Conversely, Fosi constantly evaluates whether these subjects were right to place their trust in papal justice. She cites numerous efforts of the papacy, particularly in the seventeenth century, to codify procedure, to reform its officials, to curb excess, and to make the clergy in particular act as a living example of God’s law. In all these efforts, the curia met with only modest success: despite the papacy’s repeated calls for a neutral bureaucratic system, throughout the early modern period trials were prolonged for the sake of the legal fees collected, judges lined their pockets with bribes, and notaries paid scant attention to directives from Rome abounded.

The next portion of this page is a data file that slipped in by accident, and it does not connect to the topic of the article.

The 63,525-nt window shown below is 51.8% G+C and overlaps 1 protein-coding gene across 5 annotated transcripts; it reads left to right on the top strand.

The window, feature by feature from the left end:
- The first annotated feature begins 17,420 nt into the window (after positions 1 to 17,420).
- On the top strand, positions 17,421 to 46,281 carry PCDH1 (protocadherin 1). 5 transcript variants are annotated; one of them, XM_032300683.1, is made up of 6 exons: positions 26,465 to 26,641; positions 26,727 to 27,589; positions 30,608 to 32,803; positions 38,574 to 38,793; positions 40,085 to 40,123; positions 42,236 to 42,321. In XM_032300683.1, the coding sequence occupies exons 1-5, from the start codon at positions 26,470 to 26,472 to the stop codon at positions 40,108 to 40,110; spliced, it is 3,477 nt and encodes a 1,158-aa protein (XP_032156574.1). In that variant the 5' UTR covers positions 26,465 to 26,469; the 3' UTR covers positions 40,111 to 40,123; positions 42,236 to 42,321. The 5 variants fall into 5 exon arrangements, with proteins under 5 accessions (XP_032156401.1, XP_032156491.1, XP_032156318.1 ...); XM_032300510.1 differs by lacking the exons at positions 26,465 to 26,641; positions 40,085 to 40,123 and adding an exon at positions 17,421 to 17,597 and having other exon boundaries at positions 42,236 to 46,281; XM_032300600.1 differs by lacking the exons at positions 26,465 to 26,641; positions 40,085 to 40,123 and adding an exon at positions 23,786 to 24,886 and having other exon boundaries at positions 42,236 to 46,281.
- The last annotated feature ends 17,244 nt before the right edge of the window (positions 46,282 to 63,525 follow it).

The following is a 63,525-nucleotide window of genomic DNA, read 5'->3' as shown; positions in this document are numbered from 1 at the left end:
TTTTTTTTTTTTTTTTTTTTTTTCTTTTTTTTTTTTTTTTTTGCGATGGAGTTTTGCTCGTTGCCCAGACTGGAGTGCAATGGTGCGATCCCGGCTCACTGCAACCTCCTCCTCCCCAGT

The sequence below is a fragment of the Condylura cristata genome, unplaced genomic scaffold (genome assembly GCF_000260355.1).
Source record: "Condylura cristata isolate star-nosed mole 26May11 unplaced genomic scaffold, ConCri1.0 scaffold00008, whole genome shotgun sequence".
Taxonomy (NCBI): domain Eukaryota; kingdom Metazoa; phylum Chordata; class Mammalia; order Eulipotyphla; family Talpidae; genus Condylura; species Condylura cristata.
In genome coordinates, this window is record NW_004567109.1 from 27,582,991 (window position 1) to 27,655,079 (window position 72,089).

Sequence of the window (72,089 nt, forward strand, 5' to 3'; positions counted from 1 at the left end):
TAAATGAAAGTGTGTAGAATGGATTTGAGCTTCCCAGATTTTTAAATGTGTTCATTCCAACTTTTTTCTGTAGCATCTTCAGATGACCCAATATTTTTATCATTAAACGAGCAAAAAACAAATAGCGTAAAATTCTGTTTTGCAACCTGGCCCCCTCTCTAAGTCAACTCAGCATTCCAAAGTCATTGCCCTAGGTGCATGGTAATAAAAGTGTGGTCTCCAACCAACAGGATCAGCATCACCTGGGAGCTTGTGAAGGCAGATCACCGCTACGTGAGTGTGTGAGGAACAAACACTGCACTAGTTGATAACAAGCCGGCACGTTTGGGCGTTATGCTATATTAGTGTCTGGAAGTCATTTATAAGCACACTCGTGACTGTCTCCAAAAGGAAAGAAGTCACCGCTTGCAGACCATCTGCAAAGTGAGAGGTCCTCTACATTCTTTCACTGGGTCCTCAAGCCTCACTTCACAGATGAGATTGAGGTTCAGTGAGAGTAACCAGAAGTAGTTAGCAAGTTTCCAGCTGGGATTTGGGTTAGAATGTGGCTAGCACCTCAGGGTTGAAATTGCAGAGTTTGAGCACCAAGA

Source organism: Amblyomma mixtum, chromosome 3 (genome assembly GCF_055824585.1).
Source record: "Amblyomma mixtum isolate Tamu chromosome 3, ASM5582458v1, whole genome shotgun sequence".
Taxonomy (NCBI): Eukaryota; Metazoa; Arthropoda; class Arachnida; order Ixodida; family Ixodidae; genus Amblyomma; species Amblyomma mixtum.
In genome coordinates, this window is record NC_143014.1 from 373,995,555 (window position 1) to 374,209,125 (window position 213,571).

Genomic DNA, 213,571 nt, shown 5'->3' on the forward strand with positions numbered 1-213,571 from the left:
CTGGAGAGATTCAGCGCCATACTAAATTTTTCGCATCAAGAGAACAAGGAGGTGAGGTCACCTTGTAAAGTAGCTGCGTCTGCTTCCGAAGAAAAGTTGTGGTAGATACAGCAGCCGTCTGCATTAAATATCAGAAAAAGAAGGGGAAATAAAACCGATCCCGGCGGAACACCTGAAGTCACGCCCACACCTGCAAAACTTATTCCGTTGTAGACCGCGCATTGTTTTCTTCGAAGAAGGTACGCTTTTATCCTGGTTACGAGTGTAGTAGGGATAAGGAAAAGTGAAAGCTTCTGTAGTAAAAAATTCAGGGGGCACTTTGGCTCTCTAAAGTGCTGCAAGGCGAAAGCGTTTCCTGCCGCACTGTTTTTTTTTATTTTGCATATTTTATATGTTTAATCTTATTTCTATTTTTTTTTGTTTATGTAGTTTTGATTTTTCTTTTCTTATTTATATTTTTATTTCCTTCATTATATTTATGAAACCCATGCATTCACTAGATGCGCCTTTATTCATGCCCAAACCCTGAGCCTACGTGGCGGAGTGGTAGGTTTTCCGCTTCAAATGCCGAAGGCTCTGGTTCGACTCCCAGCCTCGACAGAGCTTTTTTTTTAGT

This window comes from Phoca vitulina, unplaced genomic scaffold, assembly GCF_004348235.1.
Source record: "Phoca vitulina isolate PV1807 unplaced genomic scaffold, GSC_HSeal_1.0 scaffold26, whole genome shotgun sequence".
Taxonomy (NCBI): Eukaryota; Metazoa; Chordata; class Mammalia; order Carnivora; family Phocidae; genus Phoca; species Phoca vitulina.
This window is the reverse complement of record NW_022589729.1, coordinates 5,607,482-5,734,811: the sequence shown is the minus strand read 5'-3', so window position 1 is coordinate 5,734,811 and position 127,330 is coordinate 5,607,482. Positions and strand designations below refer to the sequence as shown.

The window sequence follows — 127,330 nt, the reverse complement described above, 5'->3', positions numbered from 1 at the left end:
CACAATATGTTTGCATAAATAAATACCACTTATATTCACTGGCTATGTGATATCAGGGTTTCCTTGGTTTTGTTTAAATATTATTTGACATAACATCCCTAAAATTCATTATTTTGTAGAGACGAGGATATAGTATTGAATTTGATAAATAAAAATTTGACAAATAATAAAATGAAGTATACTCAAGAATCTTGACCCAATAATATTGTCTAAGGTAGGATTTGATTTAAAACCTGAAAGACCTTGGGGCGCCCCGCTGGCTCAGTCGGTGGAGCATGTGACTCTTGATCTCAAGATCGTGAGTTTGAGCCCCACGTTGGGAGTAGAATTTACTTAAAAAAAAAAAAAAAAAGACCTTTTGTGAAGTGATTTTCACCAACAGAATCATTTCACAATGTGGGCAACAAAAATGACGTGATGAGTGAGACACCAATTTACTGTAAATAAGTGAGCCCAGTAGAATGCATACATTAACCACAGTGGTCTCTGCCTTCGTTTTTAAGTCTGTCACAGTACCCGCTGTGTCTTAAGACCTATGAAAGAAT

Fosi’s meticulous attention to her sources, both their limits and their possibilities, comes to the fore in the chapters where she turns her attention to the judicial petitions addressed to the pope or to members of his immediate family. Unwilling to see petitions primarily as literary texts, Fosi urges us to consider the pathways of power that were opened up between center and periphery through the mediation of these letters. Local villages, proud of their history and political traditions, often wrote to the pope to complain of corrupt papal officials and to urge their replacement with local men who could better maintain public order. Individuals also wrote directly to the pope to urge clemency in particular trials against family members, thereby leapfrogging over local courts whose impartiality they suspected. In their appeals for justice, these petitioners asserted their personal loyalty to the pope, and positioned themselves in alliance with the pope’s aim to provide them with “good governance.” Fosi convincingly asserts that “the subjects participated in the construction of the state and in the legitimization of authority” (p. 223). Although the state was by no means monolithic in the early modern period, the “rivers of ink” (p. 207) that flowed between Rome and local communities implicitly reaffirmed the papal curia’s authority over the entire territory.